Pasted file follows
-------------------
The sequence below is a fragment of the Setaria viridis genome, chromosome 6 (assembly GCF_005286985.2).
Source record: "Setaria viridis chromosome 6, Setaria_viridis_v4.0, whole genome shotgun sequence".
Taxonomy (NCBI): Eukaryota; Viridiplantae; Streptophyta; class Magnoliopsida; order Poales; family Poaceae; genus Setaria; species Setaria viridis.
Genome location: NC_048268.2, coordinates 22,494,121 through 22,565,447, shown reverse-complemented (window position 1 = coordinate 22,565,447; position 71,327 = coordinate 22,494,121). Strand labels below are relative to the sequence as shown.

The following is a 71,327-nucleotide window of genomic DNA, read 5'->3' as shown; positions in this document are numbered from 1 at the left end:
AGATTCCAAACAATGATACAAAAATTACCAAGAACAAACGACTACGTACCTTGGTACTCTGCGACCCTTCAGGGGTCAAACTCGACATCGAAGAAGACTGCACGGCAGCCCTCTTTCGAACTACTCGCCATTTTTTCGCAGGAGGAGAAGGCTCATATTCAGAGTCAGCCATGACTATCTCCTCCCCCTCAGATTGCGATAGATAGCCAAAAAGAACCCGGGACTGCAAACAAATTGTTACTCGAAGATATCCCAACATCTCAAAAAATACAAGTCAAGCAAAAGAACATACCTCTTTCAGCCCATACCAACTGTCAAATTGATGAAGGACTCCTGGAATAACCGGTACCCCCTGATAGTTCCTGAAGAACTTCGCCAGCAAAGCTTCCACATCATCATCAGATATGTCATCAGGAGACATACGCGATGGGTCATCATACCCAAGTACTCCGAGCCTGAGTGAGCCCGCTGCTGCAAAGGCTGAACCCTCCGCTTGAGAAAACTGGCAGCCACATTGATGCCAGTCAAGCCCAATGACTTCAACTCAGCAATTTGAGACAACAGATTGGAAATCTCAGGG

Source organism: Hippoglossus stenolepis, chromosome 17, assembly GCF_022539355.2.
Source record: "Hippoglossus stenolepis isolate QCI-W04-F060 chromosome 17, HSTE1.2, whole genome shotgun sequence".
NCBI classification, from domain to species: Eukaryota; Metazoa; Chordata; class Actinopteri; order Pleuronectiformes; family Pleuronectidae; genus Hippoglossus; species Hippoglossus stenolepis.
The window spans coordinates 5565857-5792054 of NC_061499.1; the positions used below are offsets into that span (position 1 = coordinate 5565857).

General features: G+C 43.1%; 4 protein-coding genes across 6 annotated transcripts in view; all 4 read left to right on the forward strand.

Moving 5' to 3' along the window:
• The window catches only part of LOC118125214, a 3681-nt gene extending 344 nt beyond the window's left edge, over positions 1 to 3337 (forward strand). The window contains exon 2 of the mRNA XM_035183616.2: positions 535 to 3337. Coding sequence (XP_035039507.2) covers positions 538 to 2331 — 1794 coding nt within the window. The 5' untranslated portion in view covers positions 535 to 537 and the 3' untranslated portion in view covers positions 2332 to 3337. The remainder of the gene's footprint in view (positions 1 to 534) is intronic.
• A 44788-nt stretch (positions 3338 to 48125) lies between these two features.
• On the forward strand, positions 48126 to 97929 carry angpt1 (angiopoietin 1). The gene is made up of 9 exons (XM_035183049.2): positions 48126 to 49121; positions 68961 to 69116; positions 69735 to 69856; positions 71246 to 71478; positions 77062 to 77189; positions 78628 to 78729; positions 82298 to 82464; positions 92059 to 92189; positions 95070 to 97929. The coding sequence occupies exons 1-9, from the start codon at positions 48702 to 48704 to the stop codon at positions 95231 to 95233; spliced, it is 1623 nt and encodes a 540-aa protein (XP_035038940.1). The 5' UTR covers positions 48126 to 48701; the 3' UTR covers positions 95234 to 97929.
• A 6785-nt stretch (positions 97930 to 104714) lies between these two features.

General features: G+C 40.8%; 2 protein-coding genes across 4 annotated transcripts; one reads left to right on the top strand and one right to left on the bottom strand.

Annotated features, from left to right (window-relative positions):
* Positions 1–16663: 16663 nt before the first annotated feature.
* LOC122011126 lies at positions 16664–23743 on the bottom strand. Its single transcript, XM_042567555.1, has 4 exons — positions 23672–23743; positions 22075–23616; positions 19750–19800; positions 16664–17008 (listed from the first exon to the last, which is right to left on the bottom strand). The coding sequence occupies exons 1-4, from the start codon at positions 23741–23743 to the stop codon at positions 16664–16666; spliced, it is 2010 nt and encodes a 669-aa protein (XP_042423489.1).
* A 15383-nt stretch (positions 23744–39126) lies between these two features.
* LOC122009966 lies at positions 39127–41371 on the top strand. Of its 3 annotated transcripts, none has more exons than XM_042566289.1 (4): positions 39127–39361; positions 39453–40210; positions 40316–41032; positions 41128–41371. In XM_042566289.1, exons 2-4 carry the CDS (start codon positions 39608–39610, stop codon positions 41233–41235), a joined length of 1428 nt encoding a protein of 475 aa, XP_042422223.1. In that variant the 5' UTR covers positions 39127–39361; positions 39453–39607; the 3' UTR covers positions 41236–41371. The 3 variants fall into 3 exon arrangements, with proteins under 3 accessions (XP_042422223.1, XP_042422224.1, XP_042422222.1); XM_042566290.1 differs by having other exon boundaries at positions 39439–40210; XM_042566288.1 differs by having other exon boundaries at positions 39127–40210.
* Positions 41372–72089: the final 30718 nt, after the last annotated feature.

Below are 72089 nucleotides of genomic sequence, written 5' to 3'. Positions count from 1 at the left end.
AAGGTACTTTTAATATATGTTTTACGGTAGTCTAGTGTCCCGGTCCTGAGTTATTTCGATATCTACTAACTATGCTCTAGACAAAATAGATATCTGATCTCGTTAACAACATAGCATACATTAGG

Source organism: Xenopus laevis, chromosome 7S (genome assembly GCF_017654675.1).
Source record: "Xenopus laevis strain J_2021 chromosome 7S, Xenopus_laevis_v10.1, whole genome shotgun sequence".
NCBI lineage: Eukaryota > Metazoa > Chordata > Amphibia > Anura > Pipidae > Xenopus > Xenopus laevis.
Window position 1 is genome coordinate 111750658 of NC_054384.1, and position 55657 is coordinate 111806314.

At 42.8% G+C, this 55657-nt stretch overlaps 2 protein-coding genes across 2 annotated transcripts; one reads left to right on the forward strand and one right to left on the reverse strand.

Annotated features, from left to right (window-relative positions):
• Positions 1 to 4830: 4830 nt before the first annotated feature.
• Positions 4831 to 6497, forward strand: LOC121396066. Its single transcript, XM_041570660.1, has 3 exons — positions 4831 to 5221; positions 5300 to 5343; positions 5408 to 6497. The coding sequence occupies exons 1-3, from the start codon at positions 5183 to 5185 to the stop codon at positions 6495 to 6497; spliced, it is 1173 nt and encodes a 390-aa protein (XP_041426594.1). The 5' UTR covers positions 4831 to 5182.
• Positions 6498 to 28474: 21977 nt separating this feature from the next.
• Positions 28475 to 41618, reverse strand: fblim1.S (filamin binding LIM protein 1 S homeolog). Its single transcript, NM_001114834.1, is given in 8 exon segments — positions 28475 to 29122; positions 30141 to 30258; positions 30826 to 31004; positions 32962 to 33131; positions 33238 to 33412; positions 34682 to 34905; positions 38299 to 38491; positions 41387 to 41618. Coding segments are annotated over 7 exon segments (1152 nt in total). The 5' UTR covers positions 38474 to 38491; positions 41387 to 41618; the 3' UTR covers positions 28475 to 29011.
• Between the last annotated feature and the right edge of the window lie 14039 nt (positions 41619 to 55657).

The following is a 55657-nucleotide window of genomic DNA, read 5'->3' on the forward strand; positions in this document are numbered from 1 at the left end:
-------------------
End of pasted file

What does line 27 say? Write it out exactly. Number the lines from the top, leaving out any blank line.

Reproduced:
Source record: "Xenopus laevis strain J_2021 chromosome 7S, Xenopus_laevis_v10.1, whole genome shotgun sequence".